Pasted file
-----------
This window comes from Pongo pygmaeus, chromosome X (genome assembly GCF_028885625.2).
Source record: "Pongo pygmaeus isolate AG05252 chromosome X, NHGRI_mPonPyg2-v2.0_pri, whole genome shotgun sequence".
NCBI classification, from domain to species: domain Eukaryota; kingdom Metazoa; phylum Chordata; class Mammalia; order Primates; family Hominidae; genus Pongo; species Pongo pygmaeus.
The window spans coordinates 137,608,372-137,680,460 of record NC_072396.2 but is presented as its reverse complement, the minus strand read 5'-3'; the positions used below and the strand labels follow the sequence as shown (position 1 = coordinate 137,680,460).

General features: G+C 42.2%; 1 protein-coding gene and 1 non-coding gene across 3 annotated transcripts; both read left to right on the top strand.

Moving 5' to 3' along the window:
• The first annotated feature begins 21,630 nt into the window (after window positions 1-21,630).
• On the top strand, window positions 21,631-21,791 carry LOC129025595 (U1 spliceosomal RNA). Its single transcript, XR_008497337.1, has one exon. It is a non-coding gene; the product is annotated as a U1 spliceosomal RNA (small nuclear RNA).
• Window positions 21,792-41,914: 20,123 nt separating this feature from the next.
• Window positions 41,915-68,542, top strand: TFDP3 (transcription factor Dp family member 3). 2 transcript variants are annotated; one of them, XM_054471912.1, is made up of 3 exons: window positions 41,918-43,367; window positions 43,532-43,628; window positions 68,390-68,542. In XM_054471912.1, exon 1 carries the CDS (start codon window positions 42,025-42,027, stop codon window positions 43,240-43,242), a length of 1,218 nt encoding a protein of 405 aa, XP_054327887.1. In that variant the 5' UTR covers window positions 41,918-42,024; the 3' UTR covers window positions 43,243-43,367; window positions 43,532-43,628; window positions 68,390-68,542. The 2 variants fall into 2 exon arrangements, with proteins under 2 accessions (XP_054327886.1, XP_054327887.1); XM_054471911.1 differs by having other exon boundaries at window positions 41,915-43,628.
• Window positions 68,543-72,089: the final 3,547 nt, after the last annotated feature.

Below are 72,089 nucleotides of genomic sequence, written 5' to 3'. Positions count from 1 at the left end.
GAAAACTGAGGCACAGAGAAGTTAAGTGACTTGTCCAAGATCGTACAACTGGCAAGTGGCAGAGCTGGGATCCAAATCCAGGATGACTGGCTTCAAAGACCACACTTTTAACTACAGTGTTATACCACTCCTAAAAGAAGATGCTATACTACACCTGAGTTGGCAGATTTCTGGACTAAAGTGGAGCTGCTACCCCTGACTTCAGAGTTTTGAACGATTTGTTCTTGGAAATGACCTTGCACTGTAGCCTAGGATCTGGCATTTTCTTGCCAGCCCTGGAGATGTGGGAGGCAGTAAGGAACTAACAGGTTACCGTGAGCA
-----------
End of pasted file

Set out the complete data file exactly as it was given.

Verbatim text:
This window comes from Pongo pygmaeus, chromosome X (genome assembly GCF_028885625.2).
Source record: "Pongo pygmaeus isolate AG05252 chromosome X, NHGRI_mPonPyg2-v2.0_pri, whole genome shotgun sequence".
NCBI classification, from domain to species: domain Eukaryota; kingdom Metazoa; phylum Chordata; class Mammalia; order Primates; family Hominidae; genus Pongo; species Pongo pygmaeus.
The window spans coordinates 137,608,372-137,680,460 of record NC_072396.2 but is presented as its reverse complement, the minus strand read 5'-3'; the positions used below and the strand labels follow the sequence as shown (position 1 = coordinate 137,680,460).

General features: G+C 42.2%; 1 protein-coding gene and 1 non-coding gene across 3 annotated transcripts; both read left to right on the top strand.

Moving 5' to 3' along the window:
• The first annotated feature begins 21,630 nt into the window (after window positions 1-21,630).
• On the top strand, window positions 21,631-21,791 carry LOC129025595 (U1 spliceosomal RNA). Its single transcript, XR_008497337.1, has one exon. It is a non-coding gene; the product is annotated as a U1 spliceosomal RNA (small nuclear RNA).
• Window positions 21,792-41,914: 20,123 nt separating this feature from the next.
• Window positions 41,915-68,542, top strand: TFDP3 (transcription factor Dp family member 3). 2 transcript variants are annotated; one of them, XM_054471912.1, is made up of 3 exons: window positions 41,918-43,367; window positions 43,532-43,628; window positions 68,390-68,542. In XM_054471912.1, exon 1 carries the CDS (start codon window positions 42,025-42,027, stop codon window positions 43,240-43,242), a length of 1,218 nt encoding a protein of 405 aa, XP_054327887.1. In that variant the 5' UTR covers window positions 41,918-42,024; the 3' UTR covers window positions 43,243-43,367; window positions 43,532-43,628; window positions 68,390-68,542. The 2 variants fall into 2 exon arrangements, with proteins under 2 accessions (XP_054327886.1, XP_054327887.1); XM_054471911.1 differs by having other exon boundaries at window positions 41,915-43,628.
• Window positions 68,543-72,089: the final 3,547 nt, after the last annotated feature.

Below are 72,089 nucleotides of genomic sequence, written 5' to 3'. Positions count from 1 at the left end.
GAAAACTGAGGCACAGAGAAGTTAAGTGACTTGTCCAAGATCGTACAACTGGCAAGTGGCAGAGCTGGGATCCAAATCCAGGATGACTGGCTTCAAAGACCACACTTTTAACTACAGTGTTATACCACTCCTAAAAGAAGATGCTATACTACACCTGAGTTGGCAGATTTCTGGACTAAAGTGGAGCTGCTACCCCTGACTTCAGAGTTTTGAACGATTTGTTCTTGGAAATGACCTTGCACTGTAGCCTAGGATCTGGCATTTTCTTGCCAGCCCTGGAGATGTGGGAGGCAGTAAGGAACTAACAGGTTACCGTGAGCA